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Q&A

Appropriate HTTP status code for "user confirmation required"

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I'm working on a system where the frontend will make a call to the backend to perform an action.

Sometimes this action can cause other unintended consequences (like charging the customer), in these circumstances I want the backend to respond with a status code indicating

What you did is fine, just make sure that's what you want to do because it will do XYZ

Essentially if the frontend got this response it just means prompt the user to confirm the changes and submit the request again (perhaps with different attributes based on their selection).

In most cases we don't need a confirmation, that's why I don't want to implement it on all requests. There are specific circumstances that require an extra layer of confirmation (and once confirmed the request can proceed as usual or slightly differently depending on what the user selected).


I'd like to know if there's a specific response code that would be appropriate to give to the frontend to indicate that further action is required.

The best one I could come up with was 202 Accepted, though I'm not sure it's correct based on what I described above.

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2 answers

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I doubt that there is an actual standard HTTP response code to indicate exactly what you're looking for. 202 (Accepted) is close, but doesn't really seem to me to be about a situation where the client should resubmit the request; by the definition in the RFCs, it's more of a "the request has been added to the work queue" than a "no action has yet been taken, but the request is acceptable for resubmission".

Even the formal definitions of these status codes go back to 1996 (RFC 1945) and don't seem to have changed much since then. The Web was a very different place back then...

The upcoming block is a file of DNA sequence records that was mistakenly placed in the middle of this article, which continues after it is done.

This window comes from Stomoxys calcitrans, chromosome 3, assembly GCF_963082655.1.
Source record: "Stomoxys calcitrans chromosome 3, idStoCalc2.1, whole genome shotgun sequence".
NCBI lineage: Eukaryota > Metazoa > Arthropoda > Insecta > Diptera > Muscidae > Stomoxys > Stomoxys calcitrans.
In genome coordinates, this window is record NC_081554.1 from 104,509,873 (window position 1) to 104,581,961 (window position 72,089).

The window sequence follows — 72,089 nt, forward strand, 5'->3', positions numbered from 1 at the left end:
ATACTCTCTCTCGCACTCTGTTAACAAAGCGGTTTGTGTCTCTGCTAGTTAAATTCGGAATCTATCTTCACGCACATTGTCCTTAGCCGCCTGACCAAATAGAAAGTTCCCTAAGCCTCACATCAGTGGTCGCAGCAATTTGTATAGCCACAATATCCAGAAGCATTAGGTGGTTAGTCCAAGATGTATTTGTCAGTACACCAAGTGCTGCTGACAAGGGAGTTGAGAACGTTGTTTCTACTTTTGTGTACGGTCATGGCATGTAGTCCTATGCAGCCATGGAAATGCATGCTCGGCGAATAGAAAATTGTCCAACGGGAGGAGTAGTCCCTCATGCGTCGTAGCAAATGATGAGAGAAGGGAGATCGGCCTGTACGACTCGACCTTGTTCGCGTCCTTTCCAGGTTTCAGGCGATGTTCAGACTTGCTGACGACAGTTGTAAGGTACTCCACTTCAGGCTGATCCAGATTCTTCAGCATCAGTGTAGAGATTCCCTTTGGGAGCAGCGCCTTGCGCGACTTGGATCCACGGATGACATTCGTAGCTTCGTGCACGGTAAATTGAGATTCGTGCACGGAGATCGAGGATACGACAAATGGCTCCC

Personally, since the server understood and was able to successfully parse and process the request (only that the outcome isn't yet finalized), I would probably opt for the good old 200 (OK) response with a machine-readable response body indicating to the client that further confirmation is required. For cases where no further confirmation is required, the response would be similar but the response body would indicate either proper success or failure. The response body could be JSON, XML, or something else, depending on other requirements.

The contract between the client and the server then becomes something like HTTP 200 for "meaningfully processed request", and the response body indicating further details about the outcome of that processing. That seems to me to be roughly in line with the intent of an "OK" response from the server, even when the request resulted in no actual action being taken.

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+5
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Unless there are reasons for keeping the "check for unintended consequences" and "perform the action" in the same endpoint, I would split them into two parts:

  1. GET /api/v1/action-can-charge-the-client/{id}. This should respond with 200 and the required information so that the client knows that confirmation is required.

  2. POST /api/v1/perform-action-that-might-charge-the-client/{id}. This should actually perform the action, including charging the client. If the client waits (synchronously) for the OK, I would return a 200. If the client just starts the action (synchronously), I would return a 202.

This solution splits two rather different concerns (is it going to cost me? vs. do the thing even if it charges me) and also provides a "query"/"command" separation.

I am not sure about the performance and security though. Typically separating "queries" from "commands" helps with scalability and maintenance.

If for whatever reason, the client must explicitly acknowledge that a payment might occur when calling perform-action-that-might-charge-the-client, an "AcceptThatChargeMightHappen" boolean can be included in the payload (default value false).

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